Friday, July 16, 2010

Greenwood, Florida - Antebellum Community in the Panhandle

Founded in 1824 and settled even earlier, the town of Greenwood is a very special Florida community. It boasts an outstanding collection of antebellum homes and is a place where visitors can walk along the sidewalks and enjoy Southern hospitality at its finest beneath the shady oaks of the Sunshine State.

Established largely by residents who moved down from Georgia and the Carolinas to build plantations on the rich lands of central Jackson County, Greenwood was located at a strategic intersection where two important east-west roads crossed. It provided a likely spot for a trading community and as the surrounding farms grew more prosperous, so did the town that provided the planters with supplies, churches, a school and legal and medical services.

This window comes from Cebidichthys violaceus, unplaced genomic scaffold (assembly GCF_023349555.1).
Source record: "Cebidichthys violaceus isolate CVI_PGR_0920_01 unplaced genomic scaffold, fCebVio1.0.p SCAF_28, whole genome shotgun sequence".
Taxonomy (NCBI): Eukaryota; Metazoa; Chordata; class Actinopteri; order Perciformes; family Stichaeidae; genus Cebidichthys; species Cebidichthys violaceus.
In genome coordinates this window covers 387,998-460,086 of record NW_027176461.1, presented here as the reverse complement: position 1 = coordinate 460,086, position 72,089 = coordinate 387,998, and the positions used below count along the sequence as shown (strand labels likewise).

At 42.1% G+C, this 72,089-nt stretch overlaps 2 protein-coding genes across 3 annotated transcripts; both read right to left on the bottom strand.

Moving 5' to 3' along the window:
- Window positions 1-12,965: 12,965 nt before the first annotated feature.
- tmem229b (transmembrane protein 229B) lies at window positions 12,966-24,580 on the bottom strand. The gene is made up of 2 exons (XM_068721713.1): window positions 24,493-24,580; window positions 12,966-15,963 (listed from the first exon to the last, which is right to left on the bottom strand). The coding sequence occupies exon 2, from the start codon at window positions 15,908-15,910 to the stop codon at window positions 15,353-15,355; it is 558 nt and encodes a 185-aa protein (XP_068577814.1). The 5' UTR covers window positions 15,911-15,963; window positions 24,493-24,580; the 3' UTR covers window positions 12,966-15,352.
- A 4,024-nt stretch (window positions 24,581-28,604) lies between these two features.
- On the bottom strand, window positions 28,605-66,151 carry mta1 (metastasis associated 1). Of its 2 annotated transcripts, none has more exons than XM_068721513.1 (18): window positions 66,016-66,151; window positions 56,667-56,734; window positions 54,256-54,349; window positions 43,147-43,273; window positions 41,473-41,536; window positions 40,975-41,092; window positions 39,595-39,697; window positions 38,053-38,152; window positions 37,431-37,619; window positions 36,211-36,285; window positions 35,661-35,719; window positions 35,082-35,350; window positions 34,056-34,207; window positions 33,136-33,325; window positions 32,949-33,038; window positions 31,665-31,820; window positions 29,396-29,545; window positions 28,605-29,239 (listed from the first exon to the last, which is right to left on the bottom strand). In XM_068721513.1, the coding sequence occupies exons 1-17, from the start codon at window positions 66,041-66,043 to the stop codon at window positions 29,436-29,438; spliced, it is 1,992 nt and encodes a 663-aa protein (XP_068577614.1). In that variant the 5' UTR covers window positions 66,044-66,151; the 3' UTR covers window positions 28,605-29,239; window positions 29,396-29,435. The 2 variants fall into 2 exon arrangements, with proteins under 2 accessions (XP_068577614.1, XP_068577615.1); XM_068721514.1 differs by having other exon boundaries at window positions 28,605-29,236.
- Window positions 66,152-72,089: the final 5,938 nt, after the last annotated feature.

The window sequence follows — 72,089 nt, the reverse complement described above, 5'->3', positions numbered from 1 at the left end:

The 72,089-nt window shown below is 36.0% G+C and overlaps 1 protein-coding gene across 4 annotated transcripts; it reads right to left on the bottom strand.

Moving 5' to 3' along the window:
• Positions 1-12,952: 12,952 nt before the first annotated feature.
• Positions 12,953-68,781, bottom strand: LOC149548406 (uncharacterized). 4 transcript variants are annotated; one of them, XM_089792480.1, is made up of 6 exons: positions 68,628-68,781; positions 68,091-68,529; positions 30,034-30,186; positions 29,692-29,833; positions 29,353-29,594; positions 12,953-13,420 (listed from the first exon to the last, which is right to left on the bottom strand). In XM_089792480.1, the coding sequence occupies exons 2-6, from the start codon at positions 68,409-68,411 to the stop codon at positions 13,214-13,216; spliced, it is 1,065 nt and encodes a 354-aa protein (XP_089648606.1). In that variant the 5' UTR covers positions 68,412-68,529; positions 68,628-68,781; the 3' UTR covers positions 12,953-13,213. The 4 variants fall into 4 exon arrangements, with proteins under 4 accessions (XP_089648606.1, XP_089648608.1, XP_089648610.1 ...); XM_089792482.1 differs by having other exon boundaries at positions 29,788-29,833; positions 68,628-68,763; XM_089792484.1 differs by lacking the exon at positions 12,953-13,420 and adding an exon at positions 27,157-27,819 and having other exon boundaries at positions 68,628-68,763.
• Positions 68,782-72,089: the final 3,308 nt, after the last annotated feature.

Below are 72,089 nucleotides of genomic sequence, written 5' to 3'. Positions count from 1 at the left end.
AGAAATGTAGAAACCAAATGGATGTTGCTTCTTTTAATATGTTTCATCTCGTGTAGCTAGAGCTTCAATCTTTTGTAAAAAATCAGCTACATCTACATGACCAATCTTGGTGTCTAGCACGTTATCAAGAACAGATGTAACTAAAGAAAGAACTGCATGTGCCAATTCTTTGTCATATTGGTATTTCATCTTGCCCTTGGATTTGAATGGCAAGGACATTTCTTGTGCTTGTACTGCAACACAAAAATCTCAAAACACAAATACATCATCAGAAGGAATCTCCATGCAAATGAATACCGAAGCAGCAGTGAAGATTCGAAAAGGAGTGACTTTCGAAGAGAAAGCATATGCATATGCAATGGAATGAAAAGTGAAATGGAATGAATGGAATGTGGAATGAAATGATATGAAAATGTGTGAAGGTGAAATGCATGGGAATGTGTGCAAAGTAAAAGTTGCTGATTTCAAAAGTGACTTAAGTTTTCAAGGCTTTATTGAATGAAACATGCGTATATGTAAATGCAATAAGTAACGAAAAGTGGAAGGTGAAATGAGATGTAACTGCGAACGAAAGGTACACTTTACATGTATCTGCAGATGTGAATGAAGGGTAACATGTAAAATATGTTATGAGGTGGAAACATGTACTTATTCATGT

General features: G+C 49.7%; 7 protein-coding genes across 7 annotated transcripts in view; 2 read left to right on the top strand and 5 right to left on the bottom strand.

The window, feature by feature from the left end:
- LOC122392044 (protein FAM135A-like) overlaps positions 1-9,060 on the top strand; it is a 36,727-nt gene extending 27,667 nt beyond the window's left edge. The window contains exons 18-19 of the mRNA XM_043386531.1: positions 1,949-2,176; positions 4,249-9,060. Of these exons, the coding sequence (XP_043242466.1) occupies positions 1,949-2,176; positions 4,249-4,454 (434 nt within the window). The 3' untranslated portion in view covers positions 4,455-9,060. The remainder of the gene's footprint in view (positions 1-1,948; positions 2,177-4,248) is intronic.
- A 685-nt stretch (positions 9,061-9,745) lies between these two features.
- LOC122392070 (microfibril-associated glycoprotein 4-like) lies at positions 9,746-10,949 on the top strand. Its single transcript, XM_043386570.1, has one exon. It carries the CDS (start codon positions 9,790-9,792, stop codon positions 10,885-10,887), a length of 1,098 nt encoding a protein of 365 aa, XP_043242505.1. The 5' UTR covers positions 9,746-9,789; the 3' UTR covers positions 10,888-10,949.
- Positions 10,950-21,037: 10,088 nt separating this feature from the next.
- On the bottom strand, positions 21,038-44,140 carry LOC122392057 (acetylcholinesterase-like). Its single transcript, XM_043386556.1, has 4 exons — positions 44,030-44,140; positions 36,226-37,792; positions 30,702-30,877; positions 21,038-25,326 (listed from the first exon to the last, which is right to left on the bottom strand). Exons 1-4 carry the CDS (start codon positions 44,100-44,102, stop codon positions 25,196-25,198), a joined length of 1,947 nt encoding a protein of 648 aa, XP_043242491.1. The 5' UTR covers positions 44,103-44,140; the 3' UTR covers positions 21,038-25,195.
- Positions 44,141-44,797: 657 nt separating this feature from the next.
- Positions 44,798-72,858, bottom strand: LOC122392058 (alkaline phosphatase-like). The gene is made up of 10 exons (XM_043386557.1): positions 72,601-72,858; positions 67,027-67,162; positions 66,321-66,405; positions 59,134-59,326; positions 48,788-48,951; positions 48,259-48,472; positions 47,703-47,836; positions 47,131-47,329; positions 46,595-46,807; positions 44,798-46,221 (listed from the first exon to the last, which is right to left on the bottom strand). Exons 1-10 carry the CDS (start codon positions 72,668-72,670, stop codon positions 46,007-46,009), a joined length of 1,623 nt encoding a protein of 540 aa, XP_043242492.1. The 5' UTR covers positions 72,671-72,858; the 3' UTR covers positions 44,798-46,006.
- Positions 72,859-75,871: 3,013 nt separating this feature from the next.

By the time of the War Between the States (or Civil War), Greenwood was a thriving little center of commerce and political strength. Many of the planters of the area had built "town" homes there, leaving the day to day operations on their plantations to their overseers. A number of these homes still stand.

Among the best known are the Erwin House (ca. 1830), the Hayes Long Mansion (1840) and Great Oaks (1860). None of the town's homes are open to the public, but historical markers stand in front of many and visitors can walk along the sidewalks of Greenwood to take pictures and enjoy the views.

The Methodist and Baptist cemeteries both date back to before the Civil War and buried in both are key figures not only from the founding days of the town, but also from Florida's early political era and the Confederate and U.S. military service.

To learn more about historic Greenwood, please visit

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